Bhuj Bound

Verona, Padua, Ravenna, Ferrara: Ghibelline or Guelph?

Our first Airbnb hosts in Bologna were from Ferrara. They left us some traditional Ferraran bread, little twists in the shape of a butterfly. It wasn’t an auspicious introduction - they were dry and tasteless like ashes in our mouths (as were most Italian bread we’ve come across).  But Ted, his mom Daniella and I decided to make a day trip to Ferrara to see if the town had anything else to offer.

The center of Ferrara is dominated by the Castello Estense. It was pleasingly castle-like, with a big moat, dungeons in the basement scrawled with the graffiti from centuries of prisoners, and elaborate palatial rooms for the ducal d'Este family above. It didn’t seem very appealing to us to build your bedroom right above the cell where you’d imprisoned your wayward wives and children, but we conceded that none of us had ever been dukes.

At lunch we were served more of those terrible local breads by a very condescending waiter, but otherwise enjoyed local favorites like pumpkin ravioli. We walked around town in the heat for another few hours to see the Palazzo Diamante (named for its white diamond wall pattern) and sample gelatos of varying quality by the Duomo.

Over the next couple weeks as we settled down in sleepy Bologna, I figured I might as well take advantage of the speedy Italian trains to explore more of the surrounding towns. I became adept at covering each one - a palazzo here, a piazza there, lots of churches, some gelato, and I'd call it a day.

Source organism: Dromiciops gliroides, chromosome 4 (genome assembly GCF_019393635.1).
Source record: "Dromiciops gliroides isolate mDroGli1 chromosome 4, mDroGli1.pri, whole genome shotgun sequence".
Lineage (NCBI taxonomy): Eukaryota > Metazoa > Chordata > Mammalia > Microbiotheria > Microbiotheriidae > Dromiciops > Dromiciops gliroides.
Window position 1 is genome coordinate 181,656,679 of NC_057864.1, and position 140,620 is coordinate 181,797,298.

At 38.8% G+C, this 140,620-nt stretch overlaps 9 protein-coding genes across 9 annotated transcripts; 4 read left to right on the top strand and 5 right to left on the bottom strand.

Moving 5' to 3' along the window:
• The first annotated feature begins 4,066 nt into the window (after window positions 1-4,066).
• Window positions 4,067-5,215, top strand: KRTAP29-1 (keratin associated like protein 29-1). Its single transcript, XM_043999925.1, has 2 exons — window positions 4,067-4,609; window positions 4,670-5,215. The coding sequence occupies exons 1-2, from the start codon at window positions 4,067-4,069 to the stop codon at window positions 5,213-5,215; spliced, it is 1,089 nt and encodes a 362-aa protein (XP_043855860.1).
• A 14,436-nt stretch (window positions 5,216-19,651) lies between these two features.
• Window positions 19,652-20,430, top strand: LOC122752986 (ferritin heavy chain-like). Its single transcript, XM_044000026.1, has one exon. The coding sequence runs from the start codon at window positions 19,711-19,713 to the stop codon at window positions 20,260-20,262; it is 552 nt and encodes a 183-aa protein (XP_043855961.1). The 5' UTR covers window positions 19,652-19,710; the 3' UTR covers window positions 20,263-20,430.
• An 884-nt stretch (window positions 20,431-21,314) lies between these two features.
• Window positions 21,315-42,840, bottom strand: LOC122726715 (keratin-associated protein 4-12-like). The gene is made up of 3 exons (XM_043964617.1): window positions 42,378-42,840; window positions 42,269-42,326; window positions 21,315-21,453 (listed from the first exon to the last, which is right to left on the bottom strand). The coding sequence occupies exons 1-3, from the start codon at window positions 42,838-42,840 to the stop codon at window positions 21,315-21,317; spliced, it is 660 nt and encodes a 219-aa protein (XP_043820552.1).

Ted discovered an interesting fact, which was that you can tell a bit about each city by the shape of its crenellated buildings. Those with squared crenellations were Guelphs, supporting the Pope. Those with the little split-top crenellations were Ghibelline, supporting the imperial party. In some cities, like Bologna, there are buildings with both styles reflecting changing political persuasions over the years.

Ravenna was one of our stops. It’s famous for the elaborate gilded mosaics that depict Byzantine Emperors in its 1,500 year old churches.  We enjoyed those, and also walked past Dante’s tomb.  They love Dante here. His body was repeatedly stolen and moved around the country for centuries until it finally landed back in the marble mausoleum in Ravenna that was decorated mostly with the heraldic tags of the pope who commissioned it.

Next was Verona, land of Romeo and Juliet. I took myself out for a fancy lunch, ducked out of an afternoon shower in a quiet cloister, and tried to avoid the crowds of German tourists clamoring to see what was supposedly Juliet’s house. It’s a typically beautiful town, though, and I got a great view of it from the top of the Torrei dei Lambert.

Continuing my tour of Shakespearean locations, I travelled to Padua the next day. While less outwardly gorgeous than Verona, it was had many fewer tourists, and was a very pleasant place to wander. It’s home to Giotto’s Scrovegni Chapel. I wished Ted was with me to explain what all the different Bible stories he was illustrating on the ceiling.  I also went to the Basilica di Sant Antonio, which has the body of St. Anthony. What struck me most was how it was both a massive and beautiful tourist destination, but also a well-used parish church. There were people touching St. Anthony’s tomb and praying, visiting the various bits of Saints housed in gold reliquaries in the back, and receiving blessings from cassocked priests. 

Prato Delle Valle, one of the largest "squares" (it's an oval) in Europe

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